Last week, Jesús Ociel Baena, the first openly nonbinary person to assume a judicial position in Mexico, and their partner were found dead in their home in Aguascalientes. Not long after they were discovered, Mexican officials were quick to jump to the conlusion that Baena’s partner had killed them in a so-called “crime of passion” before killing himself, per The New York Times.
The state’s declaration that this was not a hate crime — reportedly before they completed a full investigation — infuriated many members of the queer community, especially since Baena had received multiple death threats in the recent past. In Mexico City, thousands of protesters have taken to the streets to demand more information on Baena’s killing, which has hit a nerve in a country with a track record of not thoroughly investigating murders and violence against queer and trans people. In fact, Mexico remains the second most dangerous country for LGBTQ people in Latin America after Brazil, per the Times.
Many queer people and allies in Mexico were rightfully fed up by the lack of transparency surrounding Baena’s investigation. On X, they voiced their collective grief and frustration with a culture where homophobic and transphobic attitudes — and actions — go unchecked.
“On Sunday, a lot of us sang songs that had to do with freedom in Alex Anwandter’s show,” wrote one Mexican user on X, referring to a queer Chilean singer who was touring in Mexico City last weekend. “And the next day we shouted for the murder of the magistrate Jesús Ociel Baena. We’ll never be silenced!”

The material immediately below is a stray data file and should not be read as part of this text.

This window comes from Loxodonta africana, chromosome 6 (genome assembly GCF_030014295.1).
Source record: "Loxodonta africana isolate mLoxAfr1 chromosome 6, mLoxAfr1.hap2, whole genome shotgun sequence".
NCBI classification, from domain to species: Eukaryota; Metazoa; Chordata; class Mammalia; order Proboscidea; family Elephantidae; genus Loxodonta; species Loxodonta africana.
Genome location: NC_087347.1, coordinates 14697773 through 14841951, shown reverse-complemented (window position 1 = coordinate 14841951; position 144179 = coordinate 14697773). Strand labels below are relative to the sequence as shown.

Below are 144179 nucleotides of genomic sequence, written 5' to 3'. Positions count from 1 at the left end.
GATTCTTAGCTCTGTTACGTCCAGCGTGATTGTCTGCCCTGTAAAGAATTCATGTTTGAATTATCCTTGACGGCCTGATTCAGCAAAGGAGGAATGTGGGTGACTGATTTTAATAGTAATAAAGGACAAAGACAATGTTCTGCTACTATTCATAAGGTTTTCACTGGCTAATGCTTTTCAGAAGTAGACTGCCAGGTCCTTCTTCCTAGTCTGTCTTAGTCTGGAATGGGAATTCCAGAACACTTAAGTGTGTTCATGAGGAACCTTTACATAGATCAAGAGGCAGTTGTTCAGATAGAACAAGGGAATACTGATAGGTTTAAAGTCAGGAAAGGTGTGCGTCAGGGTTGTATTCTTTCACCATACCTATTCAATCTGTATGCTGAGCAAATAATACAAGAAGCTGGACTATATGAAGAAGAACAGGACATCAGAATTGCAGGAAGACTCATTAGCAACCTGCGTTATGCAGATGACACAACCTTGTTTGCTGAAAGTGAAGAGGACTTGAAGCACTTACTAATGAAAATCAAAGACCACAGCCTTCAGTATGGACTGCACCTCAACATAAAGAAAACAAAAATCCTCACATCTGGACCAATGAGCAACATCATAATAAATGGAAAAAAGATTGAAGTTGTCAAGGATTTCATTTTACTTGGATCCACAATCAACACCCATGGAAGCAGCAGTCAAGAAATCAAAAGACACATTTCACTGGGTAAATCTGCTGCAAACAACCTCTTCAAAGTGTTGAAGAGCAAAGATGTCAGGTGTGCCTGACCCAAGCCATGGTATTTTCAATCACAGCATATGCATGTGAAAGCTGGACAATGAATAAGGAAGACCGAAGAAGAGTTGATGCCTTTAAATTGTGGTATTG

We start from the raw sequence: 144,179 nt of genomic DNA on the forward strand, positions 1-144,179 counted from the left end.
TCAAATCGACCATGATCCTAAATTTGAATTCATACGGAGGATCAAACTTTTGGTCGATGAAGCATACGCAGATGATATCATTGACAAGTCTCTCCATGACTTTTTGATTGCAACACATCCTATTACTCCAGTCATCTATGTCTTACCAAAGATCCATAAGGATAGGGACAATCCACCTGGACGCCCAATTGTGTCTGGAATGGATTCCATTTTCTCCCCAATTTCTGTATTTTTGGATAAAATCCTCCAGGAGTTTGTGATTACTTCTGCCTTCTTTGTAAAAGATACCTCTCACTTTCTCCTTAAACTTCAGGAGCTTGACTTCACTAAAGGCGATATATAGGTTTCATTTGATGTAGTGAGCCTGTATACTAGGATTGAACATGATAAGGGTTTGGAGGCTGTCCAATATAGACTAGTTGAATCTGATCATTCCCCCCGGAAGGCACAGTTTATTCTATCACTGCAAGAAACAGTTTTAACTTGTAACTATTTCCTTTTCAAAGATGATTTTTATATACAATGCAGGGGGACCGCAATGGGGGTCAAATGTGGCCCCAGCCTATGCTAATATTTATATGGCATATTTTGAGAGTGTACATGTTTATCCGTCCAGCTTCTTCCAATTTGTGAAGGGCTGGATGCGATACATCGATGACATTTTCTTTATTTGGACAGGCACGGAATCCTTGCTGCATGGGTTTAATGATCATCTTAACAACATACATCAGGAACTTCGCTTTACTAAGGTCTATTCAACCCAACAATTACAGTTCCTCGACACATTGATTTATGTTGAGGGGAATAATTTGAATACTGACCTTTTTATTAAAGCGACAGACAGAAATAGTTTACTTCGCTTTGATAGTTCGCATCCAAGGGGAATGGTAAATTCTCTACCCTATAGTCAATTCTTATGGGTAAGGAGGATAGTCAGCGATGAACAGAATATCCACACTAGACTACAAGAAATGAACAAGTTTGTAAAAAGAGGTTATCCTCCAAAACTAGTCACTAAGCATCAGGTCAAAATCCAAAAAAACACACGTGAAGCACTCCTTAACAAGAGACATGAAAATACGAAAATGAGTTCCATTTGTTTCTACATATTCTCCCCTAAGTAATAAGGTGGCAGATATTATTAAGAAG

“Hate speech kills. ‘Jokes’ and insults against LGBTQ people kill. LGBTQ-phobia and hate speech are not freedom of expression and should never be tolerated,” wrote another Mexican user.
Many posted videos of the protests on Paseo de la Reforma, Mexico City’s main thoroughfare.
“Even though same-sex marriage is legal, the safety of people who go against binary genders are still vulnerable,” pointed out one Mexican journalist.
“They murdered a magistrate (Jesús Ociel Baena) in Mexico and people are angry because they used a gender neutral term. There’s people making jokes about their murder. There’s people who still think that hate speech is valid.”
Finally, another user noted that the murder of Baena illustrates the importance of continuing to incorporate gender-neutral language in Spanish, like “Latinx” and “Latine.”
“People who casually lash out against non-binary language, like those who decry the use of Latinx, are all implicated in the murder of José Ociel Baena Saucedo,” wrote artist and writer Myriam Gurba.
Baena’s death is a painful reminder that we need to continue to listen to queer Hispanic voices and take violence against the queer community in Latin America seriously.